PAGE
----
3 Top Tips for Extending Your Period Property

If you have ever tried to extend or modify a period home you will be aware that it can be a challenging and logistically difficult endeavour. Not only may you require planning permission to complete certain works (particularly on Grade II-listed structures), for example, but you will also need to ensure that your property retains its unique character.

So if you do decide to extend your property and are able to undertake works, you will need to approach the project with knowledge, insight and caution. With this in mind, here are three tips to help you achieve your goals:

1 -Planning and Build Regulation Compliance

Regardless of which type of structure you own, it is important to note that there are restrictions in place when building an extension. Generally speaking, you can extend a normal property with a single-storey structure that is no more than three metres in length, without the need to file for planning permission.

However, the same cannot be said for listed properties, or those that fall within a designated conservation area. In these instances, you will need to consult with local authority experts or refer to the government’s Planning Portal to seek out further information and make an application for permission to extend your property.

If you want a more informal chat, consider reaching out to the Society for the Protection of Ancient Buildings, which is an independent group that can help to inform your period property extension plans.

2-Design & Materials

One of the biggest challenges associated with extending a period home is the use of materials, depending on the era in which your home was built. In the case of Georgian and Edwardian homes, it may be very difficult to exactly replicate or extend the existing design, but you must strive to adhere to these principles wherever possible.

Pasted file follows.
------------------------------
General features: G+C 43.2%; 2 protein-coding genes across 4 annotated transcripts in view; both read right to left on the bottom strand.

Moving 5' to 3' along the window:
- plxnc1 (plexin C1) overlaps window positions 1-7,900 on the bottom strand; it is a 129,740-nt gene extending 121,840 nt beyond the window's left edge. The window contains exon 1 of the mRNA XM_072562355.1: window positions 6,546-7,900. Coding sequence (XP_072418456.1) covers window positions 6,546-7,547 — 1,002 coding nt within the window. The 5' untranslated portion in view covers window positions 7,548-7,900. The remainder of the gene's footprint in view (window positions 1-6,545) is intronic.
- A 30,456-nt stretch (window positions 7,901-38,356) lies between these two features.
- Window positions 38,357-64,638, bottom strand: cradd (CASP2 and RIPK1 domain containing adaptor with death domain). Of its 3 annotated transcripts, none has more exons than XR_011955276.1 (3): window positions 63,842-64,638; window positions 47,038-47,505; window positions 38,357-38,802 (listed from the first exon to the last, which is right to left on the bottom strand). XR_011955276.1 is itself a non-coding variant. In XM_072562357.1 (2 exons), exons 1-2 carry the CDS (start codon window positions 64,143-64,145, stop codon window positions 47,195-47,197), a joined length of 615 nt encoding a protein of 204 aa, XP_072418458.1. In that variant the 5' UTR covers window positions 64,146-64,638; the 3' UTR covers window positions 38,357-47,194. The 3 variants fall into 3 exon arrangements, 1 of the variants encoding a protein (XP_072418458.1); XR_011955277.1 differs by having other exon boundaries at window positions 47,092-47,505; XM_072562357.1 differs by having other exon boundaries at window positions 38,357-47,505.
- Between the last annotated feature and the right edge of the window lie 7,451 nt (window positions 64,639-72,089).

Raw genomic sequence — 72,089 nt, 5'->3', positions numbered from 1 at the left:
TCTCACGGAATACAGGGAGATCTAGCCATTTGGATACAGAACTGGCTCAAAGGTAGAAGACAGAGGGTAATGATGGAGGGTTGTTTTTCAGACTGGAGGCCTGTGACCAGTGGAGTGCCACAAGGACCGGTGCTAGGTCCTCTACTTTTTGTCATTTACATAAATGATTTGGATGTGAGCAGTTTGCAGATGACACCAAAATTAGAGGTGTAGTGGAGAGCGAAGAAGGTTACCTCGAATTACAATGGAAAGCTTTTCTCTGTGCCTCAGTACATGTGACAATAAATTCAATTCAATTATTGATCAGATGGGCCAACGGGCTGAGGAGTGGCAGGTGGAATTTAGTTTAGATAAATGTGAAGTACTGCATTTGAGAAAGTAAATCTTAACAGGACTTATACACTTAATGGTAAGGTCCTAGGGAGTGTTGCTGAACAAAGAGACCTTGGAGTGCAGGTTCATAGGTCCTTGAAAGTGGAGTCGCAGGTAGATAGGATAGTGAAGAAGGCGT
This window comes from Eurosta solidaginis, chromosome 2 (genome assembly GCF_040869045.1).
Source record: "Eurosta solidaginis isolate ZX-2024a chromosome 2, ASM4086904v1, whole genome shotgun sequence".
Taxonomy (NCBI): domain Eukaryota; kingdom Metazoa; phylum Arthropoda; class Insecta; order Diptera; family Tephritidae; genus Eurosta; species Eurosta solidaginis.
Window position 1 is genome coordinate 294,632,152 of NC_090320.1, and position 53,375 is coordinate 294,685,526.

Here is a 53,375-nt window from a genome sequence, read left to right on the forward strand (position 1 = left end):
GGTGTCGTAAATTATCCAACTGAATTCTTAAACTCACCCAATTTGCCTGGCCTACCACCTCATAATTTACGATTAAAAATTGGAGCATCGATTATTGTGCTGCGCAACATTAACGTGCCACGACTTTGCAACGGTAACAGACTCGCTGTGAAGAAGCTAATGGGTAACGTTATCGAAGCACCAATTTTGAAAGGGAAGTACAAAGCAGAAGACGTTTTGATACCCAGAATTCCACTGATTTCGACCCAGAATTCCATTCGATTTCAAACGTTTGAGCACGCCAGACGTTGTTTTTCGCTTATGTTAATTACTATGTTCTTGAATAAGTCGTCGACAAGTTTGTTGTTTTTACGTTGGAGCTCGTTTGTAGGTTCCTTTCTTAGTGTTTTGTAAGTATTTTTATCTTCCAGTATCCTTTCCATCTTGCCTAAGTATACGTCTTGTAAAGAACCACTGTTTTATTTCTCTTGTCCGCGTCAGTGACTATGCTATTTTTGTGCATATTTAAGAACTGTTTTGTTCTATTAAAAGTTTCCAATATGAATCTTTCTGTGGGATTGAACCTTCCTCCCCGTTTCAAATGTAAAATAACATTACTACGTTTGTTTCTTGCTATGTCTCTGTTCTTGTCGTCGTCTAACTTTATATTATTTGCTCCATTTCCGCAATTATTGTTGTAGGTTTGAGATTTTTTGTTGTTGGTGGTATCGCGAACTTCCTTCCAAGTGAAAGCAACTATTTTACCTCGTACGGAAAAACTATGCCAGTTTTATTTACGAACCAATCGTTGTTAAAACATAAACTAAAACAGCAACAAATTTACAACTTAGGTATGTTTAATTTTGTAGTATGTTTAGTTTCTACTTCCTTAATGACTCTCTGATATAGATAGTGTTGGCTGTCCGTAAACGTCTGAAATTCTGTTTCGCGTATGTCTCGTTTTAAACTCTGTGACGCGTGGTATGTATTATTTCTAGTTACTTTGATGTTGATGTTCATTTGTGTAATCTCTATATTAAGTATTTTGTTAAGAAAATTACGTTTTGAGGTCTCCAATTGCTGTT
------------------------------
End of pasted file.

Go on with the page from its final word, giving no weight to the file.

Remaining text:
You may have sliding sash windows in your house, for example, and wish to install the same fittings in your extension. This should be achievable owing to craft and skill of our team but you should always apply the principle when thinking about other traditional materials, such as line mortars, renders and hemp: all which were commonly used in period structures.

In terms of any structural work, it may be advisable to create an independent extension that has a minimal number of connections to the main house. This ensures that the extension can be reversed in the future, should you ever look to sell the property.

3- Think About Whether or Not an Extension is Appropriate

On a final note, do not underestimate the importance of garden or courtyard space to your period home. This is easy to overlook, but this can serve as a natural extension of your living space and entice potential buyers in the future.

In this respect, investing in a period extension may not be the best idea, particularly if it restricts your external garden space without adding much space to the existing property.